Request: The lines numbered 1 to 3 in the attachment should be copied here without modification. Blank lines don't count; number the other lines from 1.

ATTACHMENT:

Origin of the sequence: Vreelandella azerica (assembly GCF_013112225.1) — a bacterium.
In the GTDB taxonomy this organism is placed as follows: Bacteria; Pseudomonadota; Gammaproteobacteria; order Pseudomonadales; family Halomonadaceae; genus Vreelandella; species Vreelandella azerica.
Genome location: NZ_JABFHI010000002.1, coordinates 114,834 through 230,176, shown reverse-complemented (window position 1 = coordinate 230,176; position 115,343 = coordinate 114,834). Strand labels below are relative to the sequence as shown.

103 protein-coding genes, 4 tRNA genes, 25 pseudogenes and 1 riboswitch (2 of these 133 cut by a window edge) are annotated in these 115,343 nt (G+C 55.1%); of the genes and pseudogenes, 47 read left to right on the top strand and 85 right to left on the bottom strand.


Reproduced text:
Origin of the sequence: Vreelandella azerica (assembly GCF_013112225.1) — a bacterium.
In the GTDB taxonomy this organism is placed as follows: Bacteria; Pseudomonadota; Gammaproteobacteria; order Pseudomonadales; family Halomonadaceae; genus Vreelandella; species Vreelandella azerica.
Genome location: NZ_JABFHI010000002.1, coordinates 114,834 through 230,176, shown reverse-complemented (window position 1 = coordinate 230,176; position 115,343 = coordinate 114,834). Strand labels below are relative to the sequence as shown.